The Witch of Napoli by Michael Schmicker
My rating: 2 of 5 stars
[Disclaimer: I received a free e-copy of this book from NetGalley.]
There was a lot that bothered me about this book. I didn't enjoy the POV the author chose. Tomaso came across callous, unfeeling, and more like a pulp fiction private eye character than a newspaper photographer/reporter recalling events from 1899. The book is told from his POV, 20 years after the events he recounts, so he's speaking from somewhere around 1919. He was 16 at the start of 1899, so he's only ~36 by the end of the book. He sounds like a mid-40s American private eye lounging in his office waiting for a pretty dame to come to him with her problems. It was grating.
Throughout the book, Tomaso offers up articles from various papers that tell part of the story of what was happening. But in the first few chapters, he introduces them by saying "Here, I'll read it to you." He also periodically addresses the reader throughout the book, which I found irritating. I understand that the perspective of the novel was intended to be a sort of conversation between Tomaso and the reader, but it was not effective.
There was also quite a bit of juxtaposition of crass words like "piss" and "shit," appearing in the same sentence as polite terms such as "water closet." I think one of the sentences went something like, "I needed to take a piss, so I went in search of the water closet." I'm paraphrasing, obviously, but that's how a lot of this book went. I felt it was awkward.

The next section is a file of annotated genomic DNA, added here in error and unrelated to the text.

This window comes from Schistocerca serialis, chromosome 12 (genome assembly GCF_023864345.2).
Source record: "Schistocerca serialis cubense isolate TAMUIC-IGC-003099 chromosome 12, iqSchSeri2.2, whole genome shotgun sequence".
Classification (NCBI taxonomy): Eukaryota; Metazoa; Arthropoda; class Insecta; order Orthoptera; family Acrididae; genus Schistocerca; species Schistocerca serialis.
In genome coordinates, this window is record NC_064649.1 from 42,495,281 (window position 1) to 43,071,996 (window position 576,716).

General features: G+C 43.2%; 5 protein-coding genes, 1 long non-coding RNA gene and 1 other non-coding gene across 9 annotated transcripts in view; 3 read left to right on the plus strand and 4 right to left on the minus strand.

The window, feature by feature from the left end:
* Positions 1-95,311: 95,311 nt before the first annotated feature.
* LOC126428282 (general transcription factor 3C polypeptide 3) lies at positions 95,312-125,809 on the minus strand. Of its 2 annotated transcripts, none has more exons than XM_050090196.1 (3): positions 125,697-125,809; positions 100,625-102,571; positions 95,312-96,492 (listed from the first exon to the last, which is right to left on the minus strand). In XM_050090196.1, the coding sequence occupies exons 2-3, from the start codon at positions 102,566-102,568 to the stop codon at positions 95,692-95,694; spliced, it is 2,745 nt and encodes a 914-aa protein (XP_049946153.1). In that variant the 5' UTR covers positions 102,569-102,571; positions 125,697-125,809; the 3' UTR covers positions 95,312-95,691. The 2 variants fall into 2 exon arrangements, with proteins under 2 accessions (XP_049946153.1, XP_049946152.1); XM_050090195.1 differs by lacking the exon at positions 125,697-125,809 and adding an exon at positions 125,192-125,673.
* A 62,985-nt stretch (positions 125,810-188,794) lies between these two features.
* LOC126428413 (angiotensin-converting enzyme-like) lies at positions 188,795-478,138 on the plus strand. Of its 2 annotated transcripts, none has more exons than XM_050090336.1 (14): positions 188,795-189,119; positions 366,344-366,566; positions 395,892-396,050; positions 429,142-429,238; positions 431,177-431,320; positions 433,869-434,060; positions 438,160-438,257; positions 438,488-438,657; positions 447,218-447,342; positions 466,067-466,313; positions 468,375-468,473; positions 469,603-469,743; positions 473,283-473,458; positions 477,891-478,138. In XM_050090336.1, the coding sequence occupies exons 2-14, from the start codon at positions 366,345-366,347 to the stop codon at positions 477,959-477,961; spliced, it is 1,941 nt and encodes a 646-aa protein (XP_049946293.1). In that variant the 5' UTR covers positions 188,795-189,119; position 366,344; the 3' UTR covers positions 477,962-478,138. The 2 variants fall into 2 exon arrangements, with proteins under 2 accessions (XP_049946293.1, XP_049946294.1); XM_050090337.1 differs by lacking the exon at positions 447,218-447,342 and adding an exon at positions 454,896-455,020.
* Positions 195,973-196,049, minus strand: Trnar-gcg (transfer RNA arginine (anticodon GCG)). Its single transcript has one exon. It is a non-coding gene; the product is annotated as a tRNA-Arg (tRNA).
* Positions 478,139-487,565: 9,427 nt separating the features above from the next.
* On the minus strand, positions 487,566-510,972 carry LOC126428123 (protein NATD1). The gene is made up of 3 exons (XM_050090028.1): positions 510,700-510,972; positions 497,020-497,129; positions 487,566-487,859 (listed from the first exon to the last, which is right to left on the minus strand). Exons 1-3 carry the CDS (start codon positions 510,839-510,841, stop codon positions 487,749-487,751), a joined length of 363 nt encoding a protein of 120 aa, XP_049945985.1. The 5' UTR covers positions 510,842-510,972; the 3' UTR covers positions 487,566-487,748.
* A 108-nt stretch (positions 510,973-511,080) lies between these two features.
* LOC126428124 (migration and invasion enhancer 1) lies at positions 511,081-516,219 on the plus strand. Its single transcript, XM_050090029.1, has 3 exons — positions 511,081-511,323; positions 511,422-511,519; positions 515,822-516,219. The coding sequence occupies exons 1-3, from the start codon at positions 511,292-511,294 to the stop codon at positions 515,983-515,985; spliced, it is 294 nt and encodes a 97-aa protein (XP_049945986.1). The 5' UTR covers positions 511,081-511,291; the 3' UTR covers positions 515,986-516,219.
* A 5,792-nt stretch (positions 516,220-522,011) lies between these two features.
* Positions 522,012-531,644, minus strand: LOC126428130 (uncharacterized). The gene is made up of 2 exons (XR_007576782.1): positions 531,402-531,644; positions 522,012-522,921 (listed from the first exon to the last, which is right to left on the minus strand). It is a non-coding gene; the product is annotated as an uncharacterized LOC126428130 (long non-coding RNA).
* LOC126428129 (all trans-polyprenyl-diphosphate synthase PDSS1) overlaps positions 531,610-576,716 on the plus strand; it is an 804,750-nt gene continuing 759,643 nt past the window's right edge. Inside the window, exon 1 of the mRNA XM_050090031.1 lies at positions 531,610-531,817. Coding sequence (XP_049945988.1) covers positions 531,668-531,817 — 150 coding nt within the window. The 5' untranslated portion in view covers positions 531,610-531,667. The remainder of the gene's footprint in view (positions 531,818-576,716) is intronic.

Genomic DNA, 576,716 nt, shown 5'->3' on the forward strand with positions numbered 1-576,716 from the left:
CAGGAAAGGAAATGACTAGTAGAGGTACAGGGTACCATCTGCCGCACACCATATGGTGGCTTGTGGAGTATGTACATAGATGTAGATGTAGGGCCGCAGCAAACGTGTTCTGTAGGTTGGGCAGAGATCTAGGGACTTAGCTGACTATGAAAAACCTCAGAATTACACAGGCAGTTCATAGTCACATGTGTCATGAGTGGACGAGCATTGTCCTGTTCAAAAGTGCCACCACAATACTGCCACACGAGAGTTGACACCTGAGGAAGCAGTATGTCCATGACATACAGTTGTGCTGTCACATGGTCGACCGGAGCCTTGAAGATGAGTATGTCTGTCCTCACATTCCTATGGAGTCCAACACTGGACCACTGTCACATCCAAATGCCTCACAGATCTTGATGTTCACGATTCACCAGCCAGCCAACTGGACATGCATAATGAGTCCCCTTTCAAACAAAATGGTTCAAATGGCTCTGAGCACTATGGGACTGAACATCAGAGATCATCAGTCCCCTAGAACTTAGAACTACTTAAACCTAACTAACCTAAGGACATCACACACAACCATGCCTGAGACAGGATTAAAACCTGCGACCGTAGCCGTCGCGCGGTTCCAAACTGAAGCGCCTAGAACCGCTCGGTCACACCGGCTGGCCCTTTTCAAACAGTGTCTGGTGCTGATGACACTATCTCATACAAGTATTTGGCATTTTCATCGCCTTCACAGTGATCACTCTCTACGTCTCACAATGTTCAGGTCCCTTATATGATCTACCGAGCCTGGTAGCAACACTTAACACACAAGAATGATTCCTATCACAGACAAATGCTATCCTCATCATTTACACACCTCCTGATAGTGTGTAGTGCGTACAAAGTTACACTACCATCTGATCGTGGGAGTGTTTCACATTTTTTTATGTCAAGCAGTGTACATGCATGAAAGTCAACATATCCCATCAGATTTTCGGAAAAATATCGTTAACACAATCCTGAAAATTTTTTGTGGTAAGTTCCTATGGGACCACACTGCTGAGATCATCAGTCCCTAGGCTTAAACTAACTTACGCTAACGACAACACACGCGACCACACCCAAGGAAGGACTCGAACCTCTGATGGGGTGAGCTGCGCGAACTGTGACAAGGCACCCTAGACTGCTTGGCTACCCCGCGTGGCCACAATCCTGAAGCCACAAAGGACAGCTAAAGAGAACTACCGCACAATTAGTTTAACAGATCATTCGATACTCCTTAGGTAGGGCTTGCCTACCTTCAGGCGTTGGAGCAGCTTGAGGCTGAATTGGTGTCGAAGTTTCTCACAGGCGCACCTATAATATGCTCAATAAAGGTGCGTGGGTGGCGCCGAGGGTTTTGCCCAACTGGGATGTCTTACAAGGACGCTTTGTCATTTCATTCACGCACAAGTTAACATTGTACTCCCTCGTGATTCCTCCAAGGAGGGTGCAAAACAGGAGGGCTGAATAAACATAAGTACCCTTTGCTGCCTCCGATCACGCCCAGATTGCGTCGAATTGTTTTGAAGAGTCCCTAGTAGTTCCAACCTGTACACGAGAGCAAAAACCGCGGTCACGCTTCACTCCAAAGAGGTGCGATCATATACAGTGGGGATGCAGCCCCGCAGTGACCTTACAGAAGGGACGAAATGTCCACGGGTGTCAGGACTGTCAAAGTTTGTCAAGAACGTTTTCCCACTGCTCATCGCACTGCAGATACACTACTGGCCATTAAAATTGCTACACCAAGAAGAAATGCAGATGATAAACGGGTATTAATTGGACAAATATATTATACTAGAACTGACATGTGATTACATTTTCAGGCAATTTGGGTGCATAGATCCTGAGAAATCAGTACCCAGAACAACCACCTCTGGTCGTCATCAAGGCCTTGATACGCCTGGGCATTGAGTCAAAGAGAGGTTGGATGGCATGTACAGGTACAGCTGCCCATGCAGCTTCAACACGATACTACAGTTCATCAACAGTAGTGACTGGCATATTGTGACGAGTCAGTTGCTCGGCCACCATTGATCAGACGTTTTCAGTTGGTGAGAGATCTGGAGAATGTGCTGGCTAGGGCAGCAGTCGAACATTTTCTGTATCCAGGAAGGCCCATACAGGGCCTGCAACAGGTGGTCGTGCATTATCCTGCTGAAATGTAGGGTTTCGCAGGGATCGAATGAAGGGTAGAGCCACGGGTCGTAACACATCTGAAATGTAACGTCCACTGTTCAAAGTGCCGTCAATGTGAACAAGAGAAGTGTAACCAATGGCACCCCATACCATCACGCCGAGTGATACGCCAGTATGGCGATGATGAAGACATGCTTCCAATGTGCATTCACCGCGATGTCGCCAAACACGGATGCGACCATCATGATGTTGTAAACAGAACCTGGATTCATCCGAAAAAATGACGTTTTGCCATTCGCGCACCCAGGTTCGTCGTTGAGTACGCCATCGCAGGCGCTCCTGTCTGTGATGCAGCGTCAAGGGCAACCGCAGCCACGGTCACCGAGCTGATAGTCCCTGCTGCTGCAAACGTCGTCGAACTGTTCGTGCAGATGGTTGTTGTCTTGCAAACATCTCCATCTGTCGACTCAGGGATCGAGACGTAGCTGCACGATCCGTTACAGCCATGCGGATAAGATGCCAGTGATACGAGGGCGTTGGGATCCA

There was also frequent reference in the first half of the book to how Tomaso used to be poor but now he's rich and edits a newspaper. A reference or two would not have been amiss, but seeing it throughout a large portion of the book felt repetitive and overdone.
Some of the pacing was also awkward. For example, Nigel Huxley is mentioned in the last sentence of Chapter 19. Chapter 20 begins with a two-paragraph vague explanation, and then we don't see his name until the end of Chapter 20, nearly 3% later (that was a lot of pages, if you're wondering). Why bring him up at the end of Chapter 19 if you weren't going to actually talk about him for another ~30 (Kindle) pages? I spent the entire chapter confused, wondering what the big deal was. At first I thought he was actually on the train with them, which confused me even more.
Lastly, my frustration with Tomaso as a character was partly founded on the fact that he declared several times he was in love with Alessandra, but then didn't act like it at all. He spent a lot of time berating her, a little time comforting her, but most of his time acting like a selfish brat who only went along on the tour so that he could see the sights. His devotion to her was not nearly as deep as I would have expected considering how adamant he was that he loved and supported her.
For all the reasons above and some I did not feel like discussing, I did not particularly enjoy reading this book, and would not recommend it to my friends, although it appears I am in the minority. I spent a lot of time being bored with the writing and the content, and not enough being engaged. I didn't care for any of the characters, not even Alessandra. I pitied her, mostly. But that was about it.
View all my reviews